Now, I have no business passing judgment on how people whose oppressions benefit me choose to resist. Or, in particular moments, how they might decide stealth is more important than defiance, how they assess their own safety, what they judge can be gained by being circumspect. Still, I don't remember encountering before an organized indigenous presence, and one which foregrounds the fact of indigeneity, that did not voice at all the legacy of colonization as a grounding for current realities, including the process of recovering traditional culture. Different indigenous people and groups have widely differing politics about what to do now, and in my experience there is usually a far greater willingness to engage in dialogue and to have patience in the face of oppression than I can easily understand, but I have always sensed that grounding. It was discomfiting not to sense it here (though, to be fair, I was not present for the whole performance, so I may have missed important stuff). When the leader of the group identified as a Vietnam vet, explicilty honoured veterans of the U.S. imperial armies (my term, not his), and then explicitly honoured the 60,000 U.S. dead in Vietnam without a single critical word and without so much as a nod to the 2 to 3 million Southeast Asian people killed by the U.S. invasion and occupation, despite the fact that a few hundred feet away were people from Vietnam, Laos, Cambodia, and other locations performing their cultures in the same white-dominated imperial shrine, the contradictions were interfereing in my ability to appreciate what I was seeing/hearing, and I decided it was time to move on.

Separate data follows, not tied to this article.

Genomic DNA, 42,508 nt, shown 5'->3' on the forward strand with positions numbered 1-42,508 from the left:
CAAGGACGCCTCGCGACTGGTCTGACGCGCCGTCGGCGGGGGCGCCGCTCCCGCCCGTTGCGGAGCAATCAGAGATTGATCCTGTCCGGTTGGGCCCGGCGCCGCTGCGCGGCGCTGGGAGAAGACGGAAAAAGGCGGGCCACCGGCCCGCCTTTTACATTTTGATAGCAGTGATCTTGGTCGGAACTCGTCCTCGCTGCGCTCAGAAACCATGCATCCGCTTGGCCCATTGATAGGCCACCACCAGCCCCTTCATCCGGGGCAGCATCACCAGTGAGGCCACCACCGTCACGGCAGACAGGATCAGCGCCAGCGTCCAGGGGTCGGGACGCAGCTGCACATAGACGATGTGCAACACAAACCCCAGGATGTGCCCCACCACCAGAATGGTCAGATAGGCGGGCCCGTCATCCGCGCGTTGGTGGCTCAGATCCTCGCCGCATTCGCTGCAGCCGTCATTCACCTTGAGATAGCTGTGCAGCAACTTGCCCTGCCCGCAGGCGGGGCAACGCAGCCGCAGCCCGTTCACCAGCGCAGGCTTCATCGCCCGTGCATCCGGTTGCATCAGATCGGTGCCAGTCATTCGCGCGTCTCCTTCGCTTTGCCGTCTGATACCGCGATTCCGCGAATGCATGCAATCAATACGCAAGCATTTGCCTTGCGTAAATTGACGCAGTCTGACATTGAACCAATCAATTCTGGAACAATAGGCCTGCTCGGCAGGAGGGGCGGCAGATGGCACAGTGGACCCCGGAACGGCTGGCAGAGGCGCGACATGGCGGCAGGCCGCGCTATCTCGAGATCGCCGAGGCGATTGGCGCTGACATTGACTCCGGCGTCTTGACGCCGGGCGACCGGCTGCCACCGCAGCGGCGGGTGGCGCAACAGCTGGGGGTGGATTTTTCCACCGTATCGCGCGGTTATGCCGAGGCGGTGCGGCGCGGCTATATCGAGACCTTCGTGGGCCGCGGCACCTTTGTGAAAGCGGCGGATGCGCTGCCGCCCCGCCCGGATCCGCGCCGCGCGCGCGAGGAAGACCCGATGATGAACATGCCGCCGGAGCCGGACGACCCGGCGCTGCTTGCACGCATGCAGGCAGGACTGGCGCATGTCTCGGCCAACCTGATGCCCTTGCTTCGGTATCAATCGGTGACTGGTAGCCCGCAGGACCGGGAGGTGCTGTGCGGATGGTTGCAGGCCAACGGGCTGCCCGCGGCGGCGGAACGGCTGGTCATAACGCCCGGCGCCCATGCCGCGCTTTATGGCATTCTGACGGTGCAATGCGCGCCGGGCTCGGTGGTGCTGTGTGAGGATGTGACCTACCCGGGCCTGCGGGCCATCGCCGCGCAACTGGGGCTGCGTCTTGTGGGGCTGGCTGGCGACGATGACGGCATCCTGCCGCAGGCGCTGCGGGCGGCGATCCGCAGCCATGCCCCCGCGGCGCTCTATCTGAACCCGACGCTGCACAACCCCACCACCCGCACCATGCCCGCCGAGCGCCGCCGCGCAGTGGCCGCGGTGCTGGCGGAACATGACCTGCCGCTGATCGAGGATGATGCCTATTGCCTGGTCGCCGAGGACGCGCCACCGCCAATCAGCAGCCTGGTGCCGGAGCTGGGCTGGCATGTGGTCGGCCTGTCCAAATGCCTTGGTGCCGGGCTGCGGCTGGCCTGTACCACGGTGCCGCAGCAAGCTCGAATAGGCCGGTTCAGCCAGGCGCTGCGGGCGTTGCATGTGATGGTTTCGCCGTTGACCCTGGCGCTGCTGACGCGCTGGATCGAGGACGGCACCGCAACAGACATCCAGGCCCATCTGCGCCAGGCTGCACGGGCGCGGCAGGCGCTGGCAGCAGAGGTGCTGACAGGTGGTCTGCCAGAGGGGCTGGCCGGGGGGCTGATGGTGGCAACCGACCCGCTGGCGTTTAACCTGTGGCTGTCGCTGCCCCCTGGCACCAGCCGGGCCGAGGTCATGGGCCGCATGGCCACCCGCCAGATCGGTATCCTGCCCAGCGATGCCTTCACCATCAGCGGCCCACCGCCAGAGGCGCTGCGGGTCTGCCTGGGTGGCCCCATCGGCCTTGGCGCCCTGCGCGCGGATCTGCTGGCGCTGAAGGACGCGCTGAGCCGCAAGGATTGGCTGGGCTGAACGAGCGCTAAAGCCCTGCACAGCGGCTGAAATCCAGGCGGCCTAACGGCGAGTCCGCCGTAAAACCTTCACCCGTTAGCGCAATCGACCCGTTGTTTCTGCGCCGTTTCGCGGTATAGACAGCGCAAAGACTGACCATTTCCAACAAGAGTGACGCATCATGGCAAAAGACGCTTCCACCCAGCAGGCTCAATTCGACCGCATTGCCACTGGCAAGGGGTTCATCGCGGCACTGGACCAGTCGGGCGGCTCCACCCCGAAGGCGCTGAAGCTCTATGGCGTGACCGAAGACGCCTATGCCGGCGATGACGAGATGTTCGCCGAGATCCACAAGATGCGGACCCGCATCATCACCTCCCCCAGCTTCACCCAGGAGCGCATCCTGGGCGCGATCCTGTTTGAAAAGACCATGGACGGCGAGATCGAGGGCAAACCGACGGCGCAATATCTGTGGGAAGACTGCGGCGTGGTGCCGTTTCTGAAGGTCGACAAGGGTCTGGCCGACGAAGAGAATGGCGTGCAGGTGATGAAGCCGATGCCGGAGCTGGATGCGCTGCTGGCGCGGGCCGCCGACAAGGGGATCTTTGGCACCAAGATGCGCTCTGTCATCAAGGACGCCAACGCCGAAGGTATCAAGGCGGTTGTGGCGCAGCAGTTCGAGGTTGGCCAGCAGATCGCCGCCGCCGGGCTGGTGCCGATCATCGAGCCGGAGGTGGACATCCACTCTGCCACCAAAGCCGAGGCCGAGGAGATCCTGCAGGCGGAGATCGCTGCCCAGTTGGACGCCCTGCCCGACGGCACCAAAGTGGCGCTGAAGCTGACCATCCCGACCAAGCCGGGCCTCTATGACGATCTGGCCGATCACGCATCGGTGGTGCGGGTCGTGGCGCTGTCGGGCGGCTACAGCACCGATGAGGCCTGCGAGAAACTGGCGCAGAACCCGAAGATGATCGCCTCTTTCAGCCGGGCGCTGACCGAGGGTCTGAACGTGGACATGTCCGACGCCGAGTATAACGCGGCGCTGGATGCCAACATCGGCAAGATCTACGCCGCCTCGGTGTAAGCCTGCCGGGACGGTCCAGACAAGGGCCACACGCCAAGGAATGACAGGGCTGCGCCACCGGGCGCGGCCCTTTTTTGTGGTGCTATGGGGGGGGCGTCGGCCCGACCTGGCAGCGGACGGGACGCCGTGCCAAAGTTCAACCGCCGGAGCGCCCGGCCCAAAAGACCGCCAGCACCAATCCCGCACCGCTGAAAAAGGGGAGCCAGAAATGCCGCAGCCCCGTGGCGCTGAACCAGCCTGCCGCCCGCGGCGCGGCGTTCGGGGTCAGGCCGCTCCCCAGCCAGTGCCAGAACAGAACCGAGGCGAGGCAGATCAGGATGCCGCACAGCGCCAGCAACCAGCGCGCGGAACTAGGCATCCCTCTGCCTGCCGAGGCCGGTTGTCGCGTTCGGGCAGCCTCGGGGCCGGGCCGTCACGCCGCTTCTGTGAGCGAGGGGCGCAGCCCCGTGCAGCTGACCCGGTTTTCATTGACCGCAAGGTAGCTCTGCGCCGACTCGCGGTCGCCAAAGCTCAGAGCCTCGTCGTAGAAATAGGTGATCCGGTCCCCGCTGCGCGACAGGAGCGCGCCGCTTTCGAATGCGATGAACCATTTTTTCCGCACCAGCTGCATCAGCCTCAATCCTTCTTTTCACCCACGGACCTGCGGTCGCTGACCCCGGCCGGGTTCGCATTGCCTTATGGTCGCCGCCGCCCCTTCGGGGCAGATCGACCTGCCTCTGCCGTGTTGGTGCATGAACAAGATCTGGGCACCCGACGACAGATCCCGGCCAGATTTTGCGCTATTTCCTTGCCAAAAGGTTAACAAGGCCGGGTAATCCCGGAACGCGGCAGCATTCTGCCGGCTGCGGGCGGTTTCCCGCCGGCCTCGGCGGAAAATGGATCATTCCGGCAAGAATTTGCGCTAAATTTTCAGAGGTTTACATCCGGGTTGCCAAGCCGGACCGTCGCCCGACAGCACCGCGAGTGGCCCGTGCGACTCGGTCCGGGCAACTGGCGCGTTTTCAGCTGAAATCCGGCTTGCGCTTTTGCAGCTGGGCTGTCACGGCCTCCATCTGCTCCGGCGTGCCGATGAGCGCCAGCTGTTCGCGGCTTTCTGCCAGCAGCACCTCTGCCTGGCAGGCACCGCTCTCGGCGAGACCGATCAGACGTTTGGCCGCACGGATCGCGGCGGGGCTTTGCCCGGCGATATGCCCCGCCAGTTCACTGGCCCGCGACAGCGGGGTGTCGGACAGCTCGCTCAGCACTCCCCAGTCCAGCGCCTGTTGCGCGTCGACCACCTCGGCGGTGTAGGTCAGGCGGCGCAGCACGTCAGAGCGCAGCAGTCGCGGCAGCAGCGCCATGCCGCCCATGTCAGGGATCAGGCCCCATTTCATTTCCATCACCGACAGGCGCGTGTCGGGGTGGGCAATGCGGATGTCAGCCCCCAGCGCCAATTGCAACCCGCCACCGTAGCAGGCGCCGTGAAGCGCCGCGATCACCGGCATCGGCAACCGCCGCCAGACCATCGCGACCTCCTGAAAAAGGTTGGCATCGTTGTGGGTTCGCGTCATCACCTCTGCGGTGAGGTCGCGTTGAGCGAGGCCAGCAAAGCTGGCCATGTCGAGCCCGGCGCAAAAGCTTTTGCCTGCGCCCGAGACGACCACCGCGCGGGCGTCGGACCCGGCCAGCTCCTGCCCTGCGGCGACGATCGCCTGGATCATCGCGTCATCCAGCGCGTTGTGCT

I also spent time in the Northern Ireland and Mekong sections, though I have less to say about them. I thought the contrast across the sections was interesting: In the performance of the bluegrass group, culture was clearly recognizeable in its dominant North American form, as a slick commercial product. In the performances I saw in the Mekong section, culture became framed as an oddity, a marker of exoticness to which the most visible white North American tourist response was the asking of stupid questions. In the Northern Ireland section, the "culture" that was performed seemed delifhtfully amateur and was the closest to what I consider culture actually to be: "just what people do." There was less evidence of the deliberate self-productization of culture seen, say, from the bluegrass group, or the tension that I think I saw in the Mekong section between the productization of local cultures by the self-interested states that rule over them and the slotting of all of it as markers of Otherness by a completely disconnected audience (in which I include myself).